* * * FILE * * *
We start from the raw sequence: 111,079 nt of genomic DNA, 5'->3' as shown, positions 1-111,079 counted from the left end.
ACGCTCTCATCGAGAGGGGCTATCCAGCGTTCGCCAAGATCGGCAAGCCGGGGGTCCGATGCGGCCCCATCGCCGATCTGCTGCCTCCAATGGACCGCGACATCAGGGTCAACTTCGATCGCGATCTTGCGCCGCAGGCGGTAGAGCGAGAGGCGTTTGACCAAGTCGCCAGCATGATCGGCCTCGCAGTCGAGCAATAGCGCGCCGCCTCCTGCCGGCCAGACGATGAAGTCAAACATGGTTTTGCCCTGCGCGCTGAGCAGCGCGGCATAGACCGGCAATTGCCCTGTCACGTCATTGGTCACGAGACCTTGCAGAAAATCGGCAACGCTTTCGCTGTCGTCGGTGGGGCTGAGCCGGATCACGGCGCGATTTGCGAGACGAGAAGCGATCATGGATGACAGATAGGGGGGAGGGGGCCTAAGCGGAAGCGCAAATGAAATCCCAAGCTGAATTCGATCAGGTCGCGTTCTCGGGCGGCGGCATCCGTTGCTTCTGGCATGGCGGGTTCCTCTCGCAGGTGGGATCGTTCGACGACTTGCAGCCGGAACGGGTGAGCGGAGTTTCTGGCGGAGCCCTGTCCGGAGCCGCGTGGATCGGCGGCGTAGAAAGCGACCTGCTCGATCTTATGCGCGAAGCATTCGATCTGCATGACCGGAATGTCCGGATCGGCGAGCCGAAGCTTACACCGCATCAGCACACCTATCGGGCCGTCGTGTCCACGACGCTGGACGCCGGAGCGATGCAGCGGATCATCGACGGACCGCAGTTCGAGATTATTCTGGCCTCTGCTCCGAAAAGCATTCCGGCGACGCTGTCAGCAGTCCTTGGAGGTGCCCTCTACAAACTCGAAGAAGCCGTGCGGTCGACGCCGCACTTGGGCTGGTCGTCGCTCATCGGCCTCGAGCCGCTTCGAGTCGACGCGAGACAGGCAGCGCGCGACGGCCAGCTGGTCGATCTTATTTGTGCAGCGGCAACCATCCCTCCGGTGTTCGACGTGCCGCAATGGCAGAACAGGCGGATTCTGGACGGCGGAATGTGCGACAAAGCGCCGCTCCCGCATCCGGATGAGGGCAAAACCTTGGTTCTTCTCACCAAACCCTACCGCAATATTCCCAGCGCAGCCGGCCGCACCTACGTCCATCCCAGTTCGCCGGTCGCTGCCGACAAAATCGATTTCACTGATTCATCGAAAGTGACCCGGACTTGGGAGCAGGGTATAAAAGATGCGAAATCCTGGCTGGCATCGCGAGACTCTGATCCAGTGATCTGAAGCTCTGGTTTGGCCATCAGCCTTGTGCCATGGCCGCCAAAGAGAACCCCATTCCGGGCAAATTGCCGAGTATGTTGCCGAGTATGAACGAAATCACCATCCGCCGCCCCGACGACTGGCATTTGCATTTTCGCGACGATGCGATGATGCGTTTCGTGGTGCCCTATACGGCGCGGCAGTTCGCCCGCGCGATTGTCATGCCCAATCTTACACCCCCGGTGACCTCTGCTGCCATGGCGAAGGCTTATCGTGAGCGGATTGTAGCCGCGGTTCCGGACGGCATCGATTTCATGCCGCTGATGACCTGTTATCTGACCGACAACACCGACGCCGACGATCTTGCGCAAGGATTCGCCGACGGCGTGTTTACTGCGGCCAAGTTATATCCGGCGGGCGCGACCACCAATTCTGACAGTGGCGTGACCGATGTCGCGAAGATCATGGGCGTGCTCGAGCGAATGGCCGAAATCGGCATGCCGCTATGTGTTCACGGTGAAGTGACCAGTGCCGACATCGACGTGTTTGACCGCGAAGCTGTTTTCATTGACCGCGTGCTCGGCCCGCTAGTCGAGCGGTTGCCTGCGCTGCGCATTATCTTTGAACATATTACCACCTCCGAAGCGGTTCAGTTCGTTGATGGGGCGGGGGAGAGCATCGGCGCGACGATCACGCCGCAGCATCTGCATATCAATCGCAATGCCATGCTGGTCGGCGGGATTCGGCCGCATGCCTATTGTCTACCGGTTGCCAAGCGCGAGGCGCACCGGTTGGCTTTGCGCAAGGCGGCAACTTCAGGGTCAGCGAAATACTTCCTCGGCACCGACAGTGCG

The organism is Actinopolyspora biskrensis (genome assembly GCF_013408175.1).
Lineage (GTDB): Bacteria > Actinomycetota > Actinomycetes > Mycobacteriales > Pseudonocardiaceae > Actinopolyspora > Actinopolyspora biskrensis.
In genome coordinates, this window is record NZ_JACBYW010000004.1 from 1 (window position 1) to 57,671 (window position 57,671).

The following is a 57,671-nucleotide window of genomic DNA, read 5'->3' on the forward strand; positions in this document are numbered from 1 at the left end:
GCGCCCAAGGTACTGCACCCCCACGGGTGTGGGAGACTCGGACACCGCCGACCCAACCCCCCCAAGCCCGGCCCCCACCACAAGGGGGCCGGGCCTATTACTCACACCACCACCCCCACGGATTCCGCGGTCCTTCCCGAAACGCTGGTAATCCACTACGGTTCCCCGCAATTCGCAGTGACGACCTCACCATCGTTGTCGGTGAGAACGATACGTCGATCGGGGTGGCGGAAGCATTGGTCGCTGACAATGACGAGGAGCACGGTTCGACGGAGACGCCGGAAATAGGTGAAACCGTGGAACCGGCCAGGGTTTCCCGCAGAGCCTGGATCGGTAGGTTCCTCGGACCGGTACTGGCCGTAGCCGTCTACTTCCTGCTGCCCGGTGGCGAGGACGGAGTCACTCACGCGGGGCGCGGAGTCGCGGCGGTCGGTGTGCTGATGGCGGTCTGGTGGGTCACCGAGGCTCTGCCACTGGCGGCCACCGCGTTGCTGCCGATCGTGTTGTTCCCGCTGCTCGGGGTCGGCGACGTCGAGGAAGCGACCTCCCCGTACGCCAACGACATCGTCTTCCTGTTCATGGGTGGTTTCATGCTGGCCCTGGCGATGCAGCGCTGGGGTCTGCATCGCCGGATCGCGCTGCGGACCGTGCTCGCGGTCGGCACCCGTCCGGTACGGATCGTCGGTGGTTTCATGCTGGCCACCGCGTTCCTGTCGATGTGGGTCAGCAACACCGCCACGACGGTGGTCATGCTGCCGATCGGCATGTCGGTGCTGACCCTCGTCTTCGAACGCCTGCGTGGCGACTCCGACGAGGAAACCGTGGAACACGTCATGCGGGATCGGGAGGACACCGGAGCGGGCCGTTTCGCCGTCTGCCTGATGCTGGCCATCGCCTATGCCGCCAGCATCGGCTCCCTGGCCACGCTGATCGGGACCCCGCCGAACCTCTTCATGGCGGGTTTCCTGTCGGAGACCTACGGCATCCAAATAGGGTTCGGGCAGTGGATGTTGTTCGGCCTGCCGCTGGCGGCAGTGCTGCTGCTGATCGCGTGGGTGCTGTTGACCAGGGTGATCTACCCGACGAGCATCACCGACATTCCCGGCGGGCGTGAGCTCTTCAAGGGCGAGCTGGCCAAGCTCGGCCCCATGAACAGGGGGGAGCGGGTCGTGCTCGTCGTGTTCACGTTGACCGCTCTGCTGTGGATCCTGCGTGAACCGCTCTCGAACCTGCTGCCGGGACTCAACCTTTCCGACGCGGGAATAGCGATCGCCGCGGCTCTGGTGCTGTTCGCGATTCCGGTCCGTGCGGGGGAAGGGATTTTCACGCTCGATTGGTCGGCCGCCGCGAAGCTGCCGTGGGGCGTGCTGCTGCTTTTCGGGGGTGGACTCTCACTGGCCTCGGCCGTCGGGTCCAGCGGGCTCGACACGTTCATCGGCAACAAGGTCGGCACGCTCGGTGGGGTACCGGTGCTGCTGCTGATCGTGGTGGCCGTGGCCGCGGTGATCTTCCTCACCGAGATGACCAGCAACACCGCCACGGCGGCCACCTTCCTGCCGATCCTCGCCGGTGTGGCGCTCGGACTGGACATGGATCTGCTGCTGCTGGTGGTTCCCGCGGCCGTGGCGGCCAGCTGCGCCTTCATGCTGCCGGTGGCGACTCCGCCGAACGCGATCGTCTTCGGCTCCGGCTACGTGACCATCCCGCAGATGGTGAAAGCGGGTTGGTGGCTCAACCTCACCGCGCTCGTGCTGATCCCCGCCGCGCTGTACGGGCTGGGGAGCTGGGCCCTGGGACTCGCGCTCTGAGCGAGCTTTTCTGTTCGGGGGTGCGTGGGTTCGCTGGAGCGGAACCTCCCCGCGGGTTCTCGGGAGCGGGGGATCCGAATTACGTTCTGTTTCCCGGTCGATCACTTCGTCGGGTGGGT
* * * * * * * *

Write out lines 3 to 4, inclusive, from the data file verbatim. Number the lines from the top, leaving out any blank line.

The organism is Actinopolyspora biskrensis (genome assembly GCF_013408175.1).
Lineage (GTDB): Bacteria > Actinomycetota > Actinomycetes > Mycobacteriales > Pseudonocardiaceae > Actinopolyspora > Actinopolyspora biskrensis.